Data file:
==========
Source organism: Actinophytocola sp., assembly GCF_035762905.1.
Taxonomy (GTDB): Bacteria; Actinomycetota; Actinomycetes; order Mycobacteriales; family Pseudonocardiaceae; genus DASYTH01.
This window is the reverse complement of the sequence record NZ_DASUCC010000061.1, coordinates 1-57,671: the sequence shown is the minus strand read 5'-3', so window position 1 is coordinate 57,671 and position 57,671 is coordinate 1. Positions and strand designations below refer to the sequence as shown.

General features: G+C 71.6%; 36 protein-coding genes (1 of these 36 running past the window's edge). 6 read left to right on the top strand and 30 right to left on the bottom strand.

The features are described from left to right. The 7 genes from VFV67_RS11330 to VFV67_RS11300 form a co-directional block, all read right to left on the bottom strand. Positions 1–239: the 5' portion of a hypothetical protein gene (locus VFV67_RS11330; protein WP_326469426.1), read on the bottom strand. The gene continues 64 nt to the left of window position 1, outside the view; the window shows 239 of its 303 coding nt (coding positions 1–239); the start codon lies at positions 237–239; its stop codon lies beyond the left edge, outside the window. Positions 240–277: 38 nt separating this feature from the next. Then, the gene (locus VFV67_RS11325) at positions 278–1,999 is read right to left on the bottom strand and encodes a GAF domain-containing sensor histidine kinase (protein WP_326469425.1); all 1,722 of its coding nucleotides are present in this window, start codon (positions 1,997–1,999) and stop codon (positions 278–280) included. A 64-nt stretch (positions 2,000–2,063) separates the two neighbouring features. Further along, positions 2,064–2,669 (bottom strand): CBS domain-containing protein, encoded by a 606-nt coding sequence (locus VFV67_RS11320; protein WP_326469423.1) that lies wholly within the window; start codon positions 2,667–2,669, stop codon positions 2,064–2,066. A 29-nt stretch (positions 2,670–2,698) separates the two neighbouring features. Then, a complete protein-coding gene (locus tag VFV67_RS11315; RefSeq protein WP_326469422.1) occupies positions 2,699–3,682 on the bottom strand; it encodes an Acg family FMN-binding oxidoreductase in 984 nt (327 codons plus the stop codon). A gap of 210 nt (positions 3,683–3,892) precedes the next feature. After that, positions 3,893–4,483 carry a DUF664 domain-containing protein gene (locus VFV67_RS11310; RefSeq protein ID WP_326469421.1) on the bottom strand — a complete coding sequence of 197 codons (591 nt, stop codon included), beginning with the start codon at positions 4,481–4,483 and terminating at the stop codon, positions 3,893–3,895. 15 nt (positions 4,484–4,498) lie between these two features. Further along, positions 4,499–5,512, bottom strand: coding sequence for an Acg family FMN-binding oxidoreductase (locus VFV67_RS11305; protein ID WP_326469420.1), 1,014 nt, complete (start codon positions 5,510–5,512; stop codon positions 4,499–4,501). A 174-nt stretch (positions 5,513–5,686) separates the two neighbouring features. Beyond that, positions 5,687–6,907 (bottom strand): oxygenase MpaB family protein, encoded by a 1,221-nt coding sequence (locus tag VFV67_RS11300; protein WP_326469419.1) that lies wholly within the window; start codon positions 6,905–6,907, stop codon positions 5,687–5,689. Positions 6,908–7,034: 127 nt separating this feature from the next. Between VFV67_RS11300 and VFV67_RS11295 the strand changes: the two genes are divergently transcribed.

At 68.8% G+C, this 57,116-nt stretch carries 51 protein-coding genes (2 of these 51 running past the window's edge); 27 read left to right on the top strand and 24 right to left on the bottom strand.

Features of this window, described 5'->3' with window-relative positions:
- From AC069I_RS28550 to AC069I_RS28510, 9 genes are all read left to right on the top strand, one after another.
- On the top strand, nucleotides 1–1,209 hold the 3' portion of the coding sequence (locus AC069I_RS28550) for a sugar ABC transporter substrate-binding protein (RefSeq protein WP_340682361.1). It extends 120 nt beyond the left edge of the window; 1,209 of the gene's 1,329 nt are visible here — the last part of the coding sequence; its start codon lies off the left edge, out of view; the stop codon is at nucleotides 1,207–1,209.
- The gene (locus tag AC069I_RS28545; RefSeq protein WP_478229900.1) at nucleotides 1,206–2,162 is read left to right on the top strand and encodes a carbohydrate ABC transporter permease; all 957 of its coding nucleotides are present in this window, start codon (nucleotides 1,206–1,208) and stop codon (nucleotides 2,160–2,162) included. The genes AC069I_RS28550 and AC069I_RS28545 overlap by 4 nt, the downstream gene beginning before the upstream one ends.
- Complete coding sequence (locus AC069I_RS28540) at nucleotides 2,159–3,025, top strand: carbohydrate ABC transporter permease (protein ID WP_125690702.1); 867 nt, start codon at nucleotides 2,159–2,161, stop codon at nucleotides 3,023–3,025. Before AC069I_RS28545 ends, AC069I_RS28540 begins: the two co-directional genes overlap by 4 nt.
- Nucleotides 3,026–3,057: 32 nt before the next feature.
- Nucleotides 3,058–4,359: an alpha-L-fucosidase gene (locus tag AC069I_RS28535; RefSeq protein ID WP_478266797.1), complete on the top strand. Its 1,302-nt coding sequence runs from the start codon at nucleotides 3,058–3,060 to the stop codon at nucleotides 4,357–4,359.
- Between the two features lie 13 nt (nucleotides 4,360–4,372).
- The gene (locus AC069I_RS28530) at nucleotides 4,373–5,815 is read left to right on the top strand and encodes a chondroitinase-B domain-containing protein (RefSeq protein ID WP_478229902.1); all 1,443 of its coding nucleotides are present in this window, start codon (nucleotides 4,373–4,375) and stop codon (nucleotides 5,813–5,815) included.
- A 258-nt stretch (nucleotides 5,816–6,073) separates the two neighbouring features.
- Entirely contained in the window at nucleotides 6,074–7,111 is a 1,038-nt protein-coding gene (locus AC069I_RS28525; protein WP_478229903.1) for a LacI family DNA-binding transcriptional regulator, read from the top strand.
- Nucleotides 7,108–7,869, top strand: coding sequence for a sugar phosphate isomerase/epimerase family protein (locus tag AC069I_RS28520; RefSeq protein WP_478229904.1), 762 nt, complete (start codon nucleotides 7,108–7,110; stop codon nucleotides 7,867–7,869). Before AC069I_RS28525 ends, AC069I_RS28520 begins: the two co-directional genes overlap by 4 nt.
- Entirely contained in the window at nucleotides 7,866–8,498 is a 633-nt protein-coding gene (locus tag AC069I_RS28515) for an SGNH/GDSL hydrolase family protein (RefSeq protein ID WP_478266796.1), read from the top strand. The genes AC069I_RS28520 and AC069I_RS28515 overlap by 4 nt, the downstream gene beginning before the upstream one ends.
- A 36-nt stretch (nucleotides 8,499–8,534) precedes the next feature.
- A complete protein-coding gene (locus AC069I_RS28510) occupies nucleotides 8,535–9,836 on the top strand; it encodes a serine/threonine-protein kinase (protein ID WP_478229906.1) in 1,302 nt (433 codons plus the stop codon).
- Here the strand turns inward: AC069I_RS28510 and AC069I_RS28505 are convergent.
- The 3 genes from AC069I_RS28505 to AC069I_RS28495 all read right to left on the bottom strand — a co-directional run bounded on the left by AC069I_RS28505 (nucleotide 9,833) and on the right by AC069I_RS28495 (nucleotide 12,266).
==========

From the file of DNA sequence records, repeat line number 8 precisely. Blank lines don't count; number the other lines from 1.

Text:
- From AC069I_RS28550 to AC069I_RS28510, 9 genes are all read left to right on the top strand, one after another.